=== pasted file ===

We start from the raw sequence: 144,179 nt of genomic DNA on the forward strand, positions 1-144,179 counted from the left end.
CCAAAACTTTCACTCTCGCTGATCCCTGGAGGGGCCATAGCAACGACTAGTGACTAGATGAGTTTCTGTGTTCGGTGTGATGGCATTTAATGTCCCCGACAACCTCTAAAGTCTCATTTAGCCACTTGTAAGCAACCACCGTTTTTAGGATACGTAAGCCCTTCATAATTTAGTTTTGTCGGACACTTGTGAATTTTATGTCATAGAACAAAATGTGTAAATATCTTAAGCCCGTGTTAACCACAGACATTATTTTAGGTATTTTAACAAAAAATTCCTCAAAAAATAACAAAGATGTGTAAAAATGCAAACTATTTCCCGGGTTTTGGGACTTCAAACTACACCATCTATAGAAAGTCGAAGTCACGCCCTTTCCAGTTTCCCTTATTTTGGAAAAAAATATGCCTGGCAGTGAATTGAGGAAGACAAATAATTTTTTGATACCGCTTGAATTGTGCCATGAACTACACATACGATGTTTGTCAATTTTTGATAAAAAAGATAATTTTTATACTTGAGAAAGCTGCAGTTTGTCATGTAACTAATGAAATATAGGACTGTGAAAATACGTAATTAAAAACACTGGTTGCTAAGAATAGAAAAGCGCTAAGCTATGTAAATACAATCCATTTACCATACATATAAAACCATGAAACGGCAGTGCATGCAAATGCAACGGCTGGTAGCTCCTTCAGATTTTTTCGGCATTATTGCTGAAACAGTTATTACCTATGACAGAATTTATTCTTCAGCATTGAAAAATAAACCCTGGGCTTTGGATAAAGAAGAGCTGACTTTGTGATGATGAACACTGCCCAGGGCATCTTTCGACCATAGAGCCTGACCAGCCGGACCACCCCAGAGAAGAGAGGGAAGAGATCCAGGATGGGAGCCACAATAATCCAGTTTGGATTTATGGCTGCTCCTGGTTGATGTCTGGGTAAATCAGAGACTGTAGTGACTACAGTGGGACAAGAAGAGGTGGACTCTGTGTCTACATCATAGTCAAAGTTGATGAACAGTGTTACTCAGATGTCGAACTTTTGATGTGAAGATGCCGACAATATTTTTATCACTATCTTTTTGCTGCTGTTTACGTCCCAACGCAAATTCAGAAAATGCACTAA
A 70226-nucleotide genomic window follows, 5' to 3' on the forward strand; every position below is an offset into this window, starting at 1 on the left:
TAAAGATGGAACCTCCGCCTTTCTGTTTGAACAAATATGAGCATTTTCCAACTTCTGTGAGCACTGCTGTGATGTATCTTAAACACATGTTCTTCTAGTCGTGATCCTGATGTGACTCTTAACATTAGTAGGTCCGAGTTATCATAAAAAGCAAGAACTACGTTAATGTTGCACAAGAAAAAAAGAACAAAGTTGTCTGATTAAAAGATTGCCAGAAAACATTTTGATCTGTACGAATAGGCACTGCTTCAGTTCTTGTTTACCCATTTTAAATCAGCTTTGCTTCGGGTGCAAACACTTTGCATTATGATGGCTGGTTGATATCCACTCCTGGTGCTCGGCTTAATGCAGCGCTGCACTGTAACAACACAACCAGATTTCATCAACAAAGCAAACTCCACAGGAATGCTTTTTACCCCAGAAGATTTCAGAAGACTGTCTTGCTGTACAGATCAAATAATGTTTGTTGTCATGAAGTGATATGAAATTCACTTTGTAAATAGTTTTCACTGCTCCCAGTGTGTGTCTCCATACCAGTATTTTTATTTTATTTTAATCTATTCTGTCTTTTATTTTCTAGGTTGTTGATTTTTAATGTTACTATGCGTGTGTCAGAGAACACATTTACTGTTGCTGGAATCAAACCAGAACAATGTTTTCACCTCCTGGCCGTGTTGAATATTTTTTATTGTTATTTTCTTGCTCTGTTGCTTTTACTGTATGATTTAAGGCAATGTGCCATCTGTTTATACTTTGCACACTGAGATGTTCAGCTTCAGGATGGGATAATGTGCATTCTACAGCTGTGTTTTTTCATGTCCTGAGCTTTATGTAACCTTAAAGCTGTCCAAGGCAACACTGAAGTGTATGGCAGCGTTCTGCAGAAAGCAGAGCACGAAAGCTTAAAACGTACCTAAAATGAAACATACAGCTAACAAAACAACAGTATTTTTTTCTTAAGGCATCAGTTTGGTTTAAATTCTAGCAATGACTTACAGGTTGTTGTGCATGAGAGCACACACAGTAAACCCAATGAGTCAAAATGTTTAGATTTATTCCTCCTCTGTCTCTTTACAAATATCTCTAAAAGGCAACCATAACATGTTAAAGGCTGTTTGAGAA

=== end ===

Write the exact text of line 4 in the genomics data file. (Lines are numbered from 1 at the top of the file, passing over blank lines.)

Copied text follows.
TAAAGATGGAACCTCCGCCTTTCTGTTTGAACAAATATGAGCATTTTCCAACTTCTGTGAGCACTGCTGTGATGTATCTTAAACACATGTTCTTCTAGTCGTGATCCTGATGTGACTCTTAACATTAGTAGGTCCGAGTTATCATAAAAAGCAAGAACTACGTTAATGTTGCACAAGAAAAAAAGAACAAAGTTGTCTGATTAAAAGATTGCCAGAAAACATTTTGATCTGTACGAATAGGCACTGCTTCAGTTCTTGTTTACCCATTTTAAATCAGCTTTGCTTCGGGTGCAAACACTTTGCATTATGATGGCTGGTTGATATCCACTCCTGGTGCTCGGCTTAATGCAGCGCTGCACTGTAACAACACAACCAGATTTCATCAACAAAGCAAACTCCACAGGAATGCTTTTTACCCCAGAAGATTTCAGAAGACTGTCTTGCTGTACAGATCAAATAATGTTTGTTGTCATGAAGTGATATGAAATTCACTTTGTAAATAGTTTTCACTGCTCCCAGTGTGTGTCTCCATACCAGTATTTTTATTTTATTTTAATCTATTCTGTCTTTTATTTTCTAGGTTGTTGATTTTTAATGTTACTATGCGTGTGTCAGAGAACACATTTACTGTTGCTGGAATCAAACCAGAACAATGTTTTCACCTCCTGGCCGTGTTGAATATTTTTTATTGTTATTTTCTTGCTCTGTTGCTTTTACTGTATGATTTAAGGCAATGTGCCATCTGTTTATACTTTGCACACTGAGATGTTCAGCTTCAGGATGGGATAATGTGCATTCTACAGCTGTGTTTTTTCATGTCCTGAGCTTTATGTAACCTTAAAGCTGTCCAAGGCAACACTGAAGTGTATGGCAGCGTTCTGCAGAAAGCAGAGCACGAAAGCTTAAAACGTACCTAAAATGAAACATACAGCTAACAAAACAACAGTATTTTTTTCTTAAGGCATCAGTTTGGTTTAAATTCTAGCAATGACTTACAGGTTGTTGTGCATGAGAGCACACACAGTAAACCCAATGAGTCAAAATGTTTAGATTTATTCCTCCTCTGTCTCTTTACAAATATCTCTAAAAGGCAACCATAACATGTTAAAGGCTGTTTGAGAA